If you live in a house, you may be able to plant trees or shrubs that will provide shade to your windows which can help cool your home without air conditioning during summer. Alternatively, some people install awnings on top of their windows to help shield them from sunlight from above (and thus heat).
8. Place an oscillating room fan in the corner of a room
Not every room has a ceiling fan, and installing one can be expensive and complicated, even if you own your own house. Using a rotating fan can help distribute the air in a room to create a breeze indoors. Modern oscillating fans have different modes and some even have remote controls that are miles better than the old fan you may remember from springtime classes in an elementary school that didn’t have air conditioning.
9. Open windows or doors on opposite sides of your home
In the days before air conditioning existed, it was common for farmhouses to be designed with a central corridor of windows or doors on opposite sides which could be opened to let air flow throughout the house to cool it down in summer. By opening two doors or windows (each on opposite sides of the home from the other), you can allow a breeze to run through your house or apartment.
This is also the “low tech air conditioning” method you may remember from road trips in a car without A/C as a child. Your parents may have opened one window in the front of the car and another window on the opposite side of the car in the back of the car to create a cross-breeze. Of course, it’s also possible that this can let more heat in and some houses aren’t designed with this summer cooling technique in mind.
Tip: Open your windows at night when the air is cooler to let in fresh air during the night, then close your windows during the day once it gets hot outside.
10. Get an air conditioning window unit or evaporative air cooler
Central air conditioning can cost $10,000-$20,000 or more to install in a house depending on whether the home has a duct system already exists for heating purposes. But installing a window-mounted air conditioning unit can be a less expensive and incredibly effect way at cooling a room or part of a home. Today’s window mounted A/C units can cost as little as a few hundred dollars.
Evaporative air coolers are not A/C units and they don’t have to be mounted in windows but they can mimic some of the refreshing cooling effects of air conditioning under some circumstances. They often have a water tank that you can fill with water or ice which then gets blown into the room similar to how cool breezes can form on the surface of a lake. Evaporative air coolers come in a range of sizes and shapes and some have wheels that can be moved from room to room to cool you while you’re sleeping or during the day in a living room area.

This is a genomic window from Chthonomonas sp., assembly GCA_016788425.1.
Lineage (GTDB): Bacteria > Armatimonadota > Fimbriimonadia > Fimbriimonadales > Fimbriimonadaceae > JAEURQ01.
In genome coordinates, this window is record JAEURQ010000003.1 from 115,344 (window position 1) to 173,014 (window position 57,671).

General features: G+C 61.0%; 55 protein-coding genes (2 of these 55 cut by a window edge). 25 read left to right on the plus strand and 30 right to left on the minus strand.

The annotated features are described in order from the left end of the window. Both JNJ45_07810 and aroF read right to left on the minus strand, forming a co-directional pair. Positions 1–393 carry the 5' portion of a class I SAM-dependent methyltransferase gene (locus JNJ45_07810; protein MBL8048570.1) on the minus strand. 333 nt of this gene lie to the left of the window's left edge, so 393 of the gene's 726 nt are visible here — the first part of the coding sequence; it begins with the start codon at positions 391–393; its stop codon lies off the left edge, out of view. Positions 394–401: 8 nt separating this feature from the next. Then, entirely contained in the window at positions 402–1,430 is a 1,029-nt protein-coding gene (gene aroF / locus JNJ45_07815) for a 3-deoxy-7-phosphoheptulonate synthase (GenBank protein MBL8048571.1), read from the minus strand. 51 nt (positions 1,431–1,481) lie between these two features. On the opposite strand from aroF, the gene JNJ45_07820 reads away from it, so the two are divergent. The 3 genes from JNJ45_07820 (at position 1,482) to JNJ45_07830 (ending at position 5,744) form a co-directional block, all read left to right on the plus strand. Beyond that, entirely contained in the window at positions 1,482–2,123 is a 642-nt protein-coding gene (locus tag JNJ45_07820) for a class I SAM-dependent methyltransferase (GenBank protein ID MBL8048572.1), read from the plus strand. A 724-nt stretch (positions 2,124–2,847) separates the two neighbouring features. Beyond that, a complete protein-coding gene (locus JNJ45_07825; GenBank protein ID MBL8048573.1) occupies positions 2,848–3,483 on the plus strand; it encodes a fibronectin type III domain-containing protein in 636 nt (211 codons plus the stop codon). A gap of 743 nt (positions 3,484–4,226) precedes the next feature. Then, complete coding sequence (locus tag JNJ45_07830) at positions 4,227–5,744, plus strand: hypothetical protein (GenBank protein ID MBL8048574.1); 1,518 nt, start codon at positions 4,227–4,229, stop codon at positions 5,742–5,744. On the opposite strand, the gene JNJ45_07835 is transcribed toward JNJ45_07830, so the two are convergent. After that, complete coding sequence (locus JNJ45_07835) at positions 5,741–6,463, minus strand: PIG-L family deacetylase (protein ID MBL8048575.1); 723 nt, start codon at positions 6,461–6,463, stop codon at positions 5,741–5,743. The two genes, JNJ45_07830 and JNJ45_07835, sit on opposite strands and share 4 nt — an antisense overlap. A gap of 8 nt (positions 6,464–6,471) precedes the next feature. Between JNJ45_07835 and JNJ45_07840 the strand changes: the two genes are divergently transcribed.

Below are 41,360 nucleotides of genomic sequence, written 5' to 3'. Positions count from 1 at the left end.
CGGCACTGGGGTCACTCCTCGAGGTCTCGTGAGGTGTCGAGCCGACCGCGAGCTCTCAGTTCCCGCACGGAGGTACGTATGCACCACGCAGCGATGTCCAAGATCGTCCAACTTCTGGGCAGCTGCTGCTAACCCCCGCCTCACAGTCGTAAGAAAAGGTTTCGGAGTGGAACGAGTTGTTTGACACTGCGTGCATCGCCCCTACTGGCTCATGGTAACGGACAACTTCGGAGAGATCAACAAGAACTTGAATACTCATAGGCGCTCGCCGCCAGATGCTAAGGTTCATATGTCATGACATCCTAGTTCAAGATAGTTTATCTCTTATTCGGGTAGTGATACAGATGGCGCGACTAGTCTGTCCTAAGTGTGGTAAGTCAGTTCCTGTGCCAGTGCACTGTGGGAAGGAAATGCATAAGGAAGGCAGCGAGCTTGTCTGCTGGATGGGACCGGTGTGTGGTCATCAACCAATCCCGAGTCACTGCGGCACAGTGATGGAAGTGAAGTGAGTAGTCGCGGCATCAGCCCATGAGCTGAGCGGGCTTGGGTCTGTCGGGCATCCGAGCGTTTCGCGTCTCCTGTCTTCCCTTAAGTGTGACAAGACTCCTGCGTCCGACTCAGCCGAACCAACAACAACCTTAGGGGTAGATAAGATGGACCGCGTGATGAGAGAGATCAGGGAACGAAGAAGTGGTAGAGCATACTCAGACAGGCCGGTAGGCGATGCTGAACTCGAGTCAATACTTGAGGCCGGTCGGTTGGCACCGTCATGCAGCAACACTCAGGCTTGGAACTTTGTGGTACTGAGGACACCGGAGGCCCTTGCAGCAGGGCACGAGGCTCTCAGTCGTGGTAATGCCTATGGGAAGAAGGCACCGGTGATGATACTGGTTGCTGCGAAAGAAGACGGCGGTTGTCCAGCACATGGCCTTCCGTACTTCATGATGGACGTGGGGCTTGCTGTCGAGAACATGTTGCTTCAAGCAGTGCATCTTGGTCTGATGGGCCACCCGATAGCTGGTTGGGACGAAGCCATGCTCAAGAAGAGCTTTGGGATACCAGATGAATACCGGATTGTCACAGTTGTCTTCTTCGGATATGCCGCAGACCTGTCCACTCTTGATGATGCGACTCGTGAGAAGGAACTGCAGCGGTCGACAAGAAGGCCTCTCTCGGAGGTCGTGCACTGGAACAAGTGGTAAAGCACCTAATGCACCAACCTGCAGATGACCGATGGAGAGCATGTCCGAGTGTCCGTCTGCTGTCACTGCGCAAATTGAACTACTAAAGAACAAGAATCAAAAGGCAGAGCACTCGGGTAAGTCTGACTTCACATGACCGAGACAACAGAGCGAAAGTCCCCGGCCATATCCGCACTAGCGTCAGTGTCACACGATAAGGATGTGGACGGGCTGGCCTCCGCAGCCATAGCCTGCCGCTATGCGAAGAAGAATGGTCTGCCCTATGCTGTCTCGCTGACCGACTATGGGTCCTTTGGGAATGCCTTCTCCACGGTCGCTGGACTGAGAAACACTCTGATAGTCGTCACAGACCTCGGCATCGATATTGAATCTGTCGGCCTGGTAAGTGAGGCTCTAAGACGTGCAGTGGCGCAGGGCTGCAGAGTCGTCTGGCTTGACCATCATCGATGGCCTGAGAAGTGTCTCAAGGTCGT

Frequently asked questions about cooling a home without air conditioning
Which direction should I run a ceiling fan to stay cool without air conditioning? Modern ceiling fans can run either forwards (counter-clockwise) as well as backwards (clockwise). In summertime when you want to push air down on yourself so you’re cooled. But in wintertime, you’ll want to run your fan backward which will suck hot air up as it rises, and push it down the walls to warm you again.
Are there certain appliances I shouldn’t use in summertime to make my home colder? One basic way for how to keep a house cool in summer is to hold off on running dryers or stoves and ovens until the sun goes down. Air drying your clothes on a rack can also avoid running the dryer entirely which can keep your home cooler in summertime. Ironing clothes may also contribute heat to your apartment or house, so it’s best to do that at night when it’s not as hot outside. Make sure you also turn off the lights in rooms you’re not using.
Any other tips to stay cool without A/C in the summer? Preparing cool foods will not only keep you from using the stove or oven, but it may also help make a hot summer bearable. Look for cool food recipes on websites like Food Gawker or invest in a summer cookbook. Grilling food outdoors can also eschew using your oven or stovetop so that’s another way to keep your home cool.